“We’re very sorry, you can’t claim – you’re ineligible.”
This is what Anna Hedge was told from across the desk at a benefits office, a few months after she lost her partner Paul in 1999. He had been killed just after New Year in a car crash; the person driving him was drunk. Hedge, then 27, was three months pregnant with their first child.
What she didn’t realise at the time was not only had she lost her loved one, but also one half of her imminent family’s income.
“I assumed there would be something,” she recalls. “We’d both paid tax and national insurance so I thought there must be something. And it very rapidly became apparent to me that there wasn’t. It’s precisely that kind of situation that the Widowed Parent’s Allowance [WPA] is supposed to help with.”
Hedge received nothing from the state after her partner’s death simply because they weren’t married. They lived together, shared a bank account, both worked, but her grief meant nothing to the government.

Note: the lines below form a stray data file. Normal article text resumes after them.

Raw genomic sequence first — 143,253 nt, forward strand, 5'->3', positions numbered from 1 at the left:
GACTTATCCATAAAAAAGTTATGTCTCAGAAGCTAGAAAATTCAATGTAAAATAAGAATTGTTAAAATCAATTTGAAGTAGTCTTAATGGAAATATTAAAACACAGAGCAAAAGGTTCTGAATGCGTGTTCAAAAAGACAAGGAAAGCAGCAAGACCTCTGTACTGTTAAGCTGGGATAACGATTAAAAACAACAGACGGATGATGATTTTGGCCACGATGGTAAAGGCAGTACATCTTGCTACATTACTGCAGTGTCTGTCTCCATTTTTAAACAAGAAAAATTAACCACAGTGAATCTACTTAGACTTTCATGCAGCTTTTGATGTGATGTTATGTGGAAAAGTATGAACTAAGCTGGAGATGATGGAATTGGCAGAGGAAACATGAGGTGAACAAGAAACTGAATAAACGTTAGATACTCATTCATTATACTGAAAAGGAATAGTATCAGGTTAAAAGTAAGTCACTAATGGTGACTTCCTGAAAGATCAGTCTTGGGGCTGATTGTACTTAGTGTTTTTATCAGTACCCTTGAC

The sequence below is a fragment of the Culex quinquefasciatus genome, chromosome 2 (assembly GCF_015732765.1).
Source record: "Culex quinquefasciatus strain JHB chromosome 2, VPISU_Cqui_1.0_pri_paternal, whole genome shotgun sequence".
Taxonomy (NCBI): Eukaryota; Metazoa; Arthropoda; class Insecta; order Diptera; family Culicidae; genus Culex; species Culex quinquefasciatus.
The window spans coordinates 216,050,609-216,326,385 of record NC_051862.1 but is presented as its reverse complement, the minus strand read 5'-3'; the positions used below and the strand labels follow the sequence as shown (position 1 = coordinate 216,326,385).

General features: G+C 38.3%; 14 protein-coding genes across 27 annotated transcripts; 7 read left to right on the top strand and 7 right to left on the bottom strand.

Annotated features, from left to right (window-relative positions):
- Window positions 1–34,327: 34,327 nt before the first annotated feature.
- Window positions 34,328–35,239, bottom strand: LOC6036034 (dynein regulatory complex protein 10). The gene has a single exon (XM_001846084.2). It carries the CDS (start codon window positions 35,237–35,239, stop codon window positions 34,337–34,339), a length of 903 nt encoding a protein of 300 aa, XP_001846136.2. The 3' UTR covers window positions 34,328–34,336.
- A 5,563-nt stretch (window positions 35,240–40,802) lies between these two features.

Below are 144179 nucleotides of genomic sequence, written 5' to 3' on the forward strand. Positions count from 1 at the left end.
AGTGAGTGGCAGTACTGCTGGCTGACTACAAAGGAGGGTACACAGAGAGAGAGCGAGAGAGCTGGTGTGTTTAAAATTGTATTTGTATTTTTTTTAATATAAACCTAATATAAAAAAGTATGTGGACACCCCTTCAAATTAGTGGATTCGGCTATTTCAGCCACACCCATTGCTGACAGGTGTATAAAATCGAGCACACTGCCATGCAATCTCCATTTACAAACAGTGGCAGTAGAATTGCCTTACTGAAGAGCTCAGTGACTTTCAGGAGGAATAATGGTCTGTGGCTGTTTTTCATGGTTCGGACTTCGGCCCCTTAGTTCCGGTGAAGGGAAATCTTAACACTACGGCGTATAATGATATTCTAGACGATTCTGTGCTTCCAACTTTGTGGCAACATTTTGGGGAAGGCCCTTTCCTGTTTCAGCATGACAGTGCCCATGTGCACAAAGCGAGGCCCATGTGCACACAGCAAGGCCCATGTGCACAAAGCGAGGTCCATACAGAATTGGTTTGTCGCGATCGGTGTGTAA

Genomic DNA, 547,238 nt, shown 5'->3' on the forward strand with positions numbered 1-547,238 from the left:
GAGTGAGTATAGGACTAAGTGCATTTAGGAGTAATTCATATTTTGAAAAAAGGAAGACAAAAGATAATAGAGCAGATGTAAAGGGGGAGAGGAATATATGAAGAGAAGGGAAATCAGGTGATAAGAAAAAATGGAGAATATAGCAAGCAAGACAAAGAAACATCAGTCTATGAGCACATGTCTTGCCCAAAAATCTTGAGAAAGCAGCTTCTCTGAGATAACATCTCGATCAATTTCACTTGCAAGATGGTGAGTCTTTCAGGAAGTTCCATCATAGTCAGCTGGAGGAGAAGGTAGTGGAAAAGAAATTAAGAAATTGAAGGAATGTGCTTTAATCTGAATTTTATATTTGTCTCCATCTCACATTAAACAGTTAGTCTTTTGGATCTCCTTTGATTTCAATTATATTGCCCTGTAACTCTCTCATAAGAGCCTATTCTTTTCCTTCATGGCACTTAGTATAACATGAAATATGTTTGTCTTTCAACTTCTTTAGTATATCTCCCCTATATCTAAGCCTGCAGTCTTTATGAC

Excluding unmarried couples from this assistance continues today. Married couples, by contrast, are eligible for payments until their youngest child leaves school. Or they were, up until this week. From Thursday, all widows and widowers – married or not – will receive a much lower level of help from the government.
The cut to the bereavement benefit takes effect on 6 April, and it will limit payments to bereaved married parents to 18 months. And where the Widowed Parent’s Allowance used to reflect the individual departed parent’s national insurance contributions, its replacement – the Bereavement Support Payment – will now be a lump sum. Claimants with children will receive £3,500, and then £350 a month on top of that for just 18 months.
So if your family loses a married parent on Thursday, you will only be eligible for a year and a half’s worth of financial help.
The change is part of former Chancellor George Osborne’s austerity measures to cut the welfare budget by £12bn this Parliament, a promise made in the Conservative manifesto in 2015 and announced in that year’s Budget.
Georgia Elms, chair of the charity Widowed and Young – which supports people aged 50 and under whose partner has died – calls this a “new low” for the Conservatives. She has been fighting against it for six years, since the consultation on the change began. “It’s just despicable; ‘Nasty Party’ is actually being kind to them,” she says.